I’ve been working on my craft for years. On a stressful day it has been my refuge, when I’m lonely…my friend, warm when I’m cold. 

When I was in the second grade, I sat next to this odd looking girl on the bus. We had assigned seats so there was no way of not sitting next to her. She was beyond weird at first glance. She looked real homey, her breathe was rancid, and our conversations were awful. 

We sat together everyday and maybe a month or so after we started sitting next to each other she pulled out a crochet needle and a soft fuzzy ball of yarn. She made three little Granny squares on the hour ride home. 

Her hands moving calmly and rhythmically around the little square. I was intrigued because I had never actually seen someone crochet in person before. I mean, I’ve seen blankets at people’s houses that were knitted but I had never actually seen a granny square. 

The first couple of times, I just sat and watched. I thought it was the neatest thing ever. Then I started to ask questions and the big question was why was each square a different color. She said her mother couldn’t really afford a lot of yarn but she would use the scrap yarn that her mom had left over.  Apparently, her mom would make extra money selling her blankets. I just thought it was such a great arts and craft idea and that she must make a bunch of money selling those blankets. I was in awe. 

I finally got the courage to ask her if she would let me try. I’m left handed and she is right handed and even though she had an up hill battle ahead of her, she was so patient and she started to teach me. This girl who had very meager means gave me my first crochet needle and yarn. I used an entire bundle of yarn making single stitches and slowly graduated to making crooked rows. She started my first granny square towards the middle of the school year and we sat on that bus everyday talking and being in our own little world. My first granny square was so jacked up too. It kept curling up because it was so tight and I wasn’t counting the corners correctly. By the next school year, I never saw the girl from the bus ever again. She was a sixth grader and she went on to junior high.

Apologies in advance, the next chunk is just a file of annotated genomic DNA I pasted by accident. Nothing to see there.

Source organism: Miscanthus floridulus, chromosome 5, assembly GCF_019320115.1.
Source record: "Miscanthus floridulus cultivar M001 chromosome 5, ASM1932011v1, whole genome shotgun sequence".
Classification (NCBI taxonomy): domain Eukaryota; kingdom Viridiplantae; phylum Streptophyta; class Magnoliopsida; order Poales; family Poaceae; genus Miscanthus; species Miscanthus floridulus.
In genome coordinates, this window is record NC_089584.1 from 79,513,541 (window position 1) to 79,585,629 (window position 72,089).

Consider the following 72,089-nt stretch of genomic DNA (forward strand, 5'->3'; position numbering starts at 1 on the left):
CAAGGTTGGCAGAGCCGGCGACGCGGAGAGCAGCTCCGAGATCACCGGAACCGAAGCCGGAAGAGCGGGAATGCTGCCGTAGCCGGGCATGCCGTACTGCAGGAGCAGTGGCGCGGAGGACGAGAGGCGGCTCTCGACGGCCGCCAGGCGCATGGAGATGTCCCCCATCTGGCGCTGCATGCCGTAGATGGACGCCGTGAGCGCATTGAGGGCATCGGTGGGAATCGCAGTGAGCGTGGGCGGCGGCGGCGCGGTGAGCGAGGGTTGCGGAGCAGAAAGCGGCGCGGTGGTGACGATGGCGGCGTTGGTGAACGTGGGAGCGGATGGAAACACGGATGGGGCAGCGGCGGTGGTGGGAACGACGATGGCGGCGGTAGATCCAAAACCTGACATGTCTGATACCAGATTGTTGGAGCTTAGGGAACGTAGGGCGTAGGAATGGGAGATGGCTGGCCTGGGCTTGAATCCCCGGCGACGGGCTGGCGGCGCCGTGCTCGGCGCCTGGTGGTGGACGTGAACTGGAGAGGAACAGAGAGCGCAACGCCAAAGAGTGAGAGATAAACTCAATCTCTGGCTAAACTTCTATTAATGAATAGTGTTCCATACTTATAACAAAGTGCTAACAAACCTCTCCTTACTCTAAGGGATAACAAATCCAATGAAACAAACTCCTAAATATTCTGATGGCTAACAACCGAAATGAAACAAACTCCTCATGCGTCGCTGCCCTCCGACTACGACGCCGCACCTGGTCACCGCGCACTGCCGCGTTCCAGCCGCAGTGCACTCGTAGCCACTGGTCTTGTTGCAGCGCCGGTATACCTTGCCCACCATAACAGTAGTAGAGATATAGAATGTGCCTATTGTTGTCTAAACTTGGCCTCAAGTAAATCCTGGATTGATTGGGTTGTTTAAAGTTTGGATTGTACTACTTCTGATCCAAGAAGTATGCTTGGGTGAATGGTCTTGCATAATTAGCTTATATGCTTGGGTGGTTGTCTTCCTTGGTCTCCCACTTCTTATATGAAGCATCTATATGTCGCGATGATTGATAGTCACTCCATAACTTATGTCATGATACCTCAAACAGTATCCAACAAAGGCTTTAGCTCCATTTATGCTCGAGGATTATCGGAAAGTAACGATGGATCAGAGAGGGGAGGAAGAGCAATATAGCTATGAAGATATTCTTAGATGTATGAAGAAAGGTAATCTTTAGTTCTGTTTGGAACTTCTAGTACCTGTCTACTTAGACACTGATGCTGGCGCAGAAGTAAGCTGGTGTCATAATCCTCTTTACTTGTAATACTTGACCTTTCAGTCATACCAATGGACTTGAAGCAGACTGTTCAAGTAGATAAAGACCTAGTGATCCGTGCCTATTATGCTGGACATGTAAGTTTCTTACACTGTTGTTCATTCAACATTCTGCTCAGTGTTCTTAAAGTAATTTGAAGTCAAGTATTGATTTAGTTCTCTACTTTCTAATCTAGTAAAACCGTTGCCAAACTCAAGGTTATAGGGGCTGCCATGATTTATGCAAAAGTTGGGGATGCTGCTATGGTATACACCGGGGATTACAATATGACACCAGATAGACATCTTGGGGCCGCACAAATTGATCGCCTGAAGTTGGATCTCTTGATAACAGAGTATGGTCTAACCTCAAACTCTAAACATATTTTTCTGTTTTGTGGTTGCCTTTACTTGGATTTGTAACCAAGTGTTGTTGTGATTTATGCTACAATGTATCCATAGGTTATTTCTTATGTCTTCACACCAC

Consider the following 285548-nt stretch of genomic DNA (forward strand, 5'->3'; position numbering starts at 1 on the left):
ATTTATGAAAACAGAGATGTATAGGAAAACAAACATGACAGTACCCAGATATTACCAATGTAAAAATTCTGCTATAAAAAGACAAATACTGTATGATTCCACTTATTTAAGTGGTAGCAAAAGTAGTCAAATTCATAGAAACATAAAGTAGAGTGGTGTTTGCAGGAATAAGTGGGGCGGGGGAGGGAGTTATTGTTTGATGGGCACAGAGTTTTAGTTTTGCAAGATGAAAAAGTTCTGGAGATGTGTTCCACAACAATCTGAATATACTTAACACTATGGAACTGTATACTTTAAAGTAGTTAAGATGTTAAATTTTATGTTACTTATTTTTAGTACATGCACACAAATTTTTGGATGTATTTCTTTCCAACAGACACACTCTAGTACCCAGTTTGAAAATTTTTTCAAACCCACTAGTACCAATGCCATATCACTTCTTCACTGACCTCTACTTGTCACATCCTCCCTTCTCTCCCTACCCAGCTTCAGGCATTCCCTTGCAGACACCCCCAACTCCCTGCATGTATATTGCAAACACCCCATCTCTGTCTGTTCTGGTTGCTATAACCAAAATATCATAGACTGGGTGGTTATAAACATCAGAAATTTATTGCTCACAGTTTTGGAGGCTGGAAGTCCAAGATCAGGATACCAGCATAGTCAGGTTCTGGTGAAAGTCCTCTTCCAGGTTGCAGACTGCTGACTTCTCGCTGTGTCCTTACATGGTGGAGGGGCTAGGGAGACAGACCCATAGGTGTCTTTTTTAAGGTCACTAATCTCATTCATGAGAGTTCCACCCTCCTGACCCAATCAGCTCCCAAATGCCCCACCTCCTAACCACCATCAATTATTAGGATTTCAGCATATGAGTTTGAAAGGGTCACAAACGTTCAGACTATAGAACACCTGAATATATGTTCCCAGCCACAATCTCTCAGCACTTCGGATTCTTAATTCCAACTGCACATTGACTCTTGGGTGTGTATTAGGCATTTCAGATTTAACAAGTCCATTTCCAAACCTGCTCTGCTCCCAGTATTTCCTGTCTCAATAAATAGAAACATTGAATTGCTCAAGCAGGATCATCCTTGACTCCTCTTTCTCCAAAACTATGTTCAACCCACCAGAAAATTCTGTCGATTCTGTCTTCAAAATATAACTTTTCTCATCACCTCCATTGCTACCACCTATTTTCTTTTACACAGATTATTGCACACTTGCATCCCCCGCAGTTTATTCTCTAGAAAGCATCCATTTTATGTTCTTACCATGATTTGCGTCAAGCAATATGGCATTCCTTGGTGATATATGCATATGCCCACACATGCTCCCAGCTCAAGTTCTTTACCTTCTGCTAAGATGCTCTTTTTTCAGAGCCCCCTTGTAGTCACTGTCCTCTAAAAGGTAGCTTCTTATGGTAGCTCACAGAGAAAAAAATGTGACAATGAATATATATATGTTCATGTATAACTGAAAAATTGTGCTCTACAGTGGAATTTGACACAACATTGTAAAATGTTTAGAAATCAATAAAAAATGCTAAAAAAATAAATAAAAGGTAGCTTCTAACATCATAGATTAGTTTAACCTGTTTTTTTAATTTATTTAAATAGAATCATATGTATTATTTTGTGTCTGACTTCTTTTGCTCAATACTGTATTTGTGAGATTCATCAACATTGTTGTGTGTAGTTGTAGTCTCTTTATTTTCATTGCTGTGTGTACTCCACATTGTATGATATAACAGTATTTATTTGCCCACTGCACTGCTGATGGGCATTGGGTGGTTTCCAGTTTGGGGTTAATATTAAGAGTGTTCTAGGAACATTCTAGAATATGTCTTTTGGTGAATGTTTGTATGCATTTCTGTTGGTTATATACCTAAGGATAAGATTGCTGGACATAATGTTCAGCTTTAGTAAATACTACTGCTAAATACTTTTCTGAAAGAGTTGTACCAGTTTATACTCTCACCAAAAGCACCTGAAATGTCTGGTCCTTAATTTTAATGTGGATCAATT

I didn’t truly learn how to crochet until my dad remarried. My step mom, sisters, and nieces  all can crochet different patterns and they make ridiculously beautiful blankets. I’m still working on my granny square. Too me, it’s the best and easiest to do. 

I don’t sell them. I have gotten more requests for blankets but I could never keep a time table for how long it would take me to finish one. I’m just happy that I picked a craft that I can appreciate, especially on a cold winter day. 


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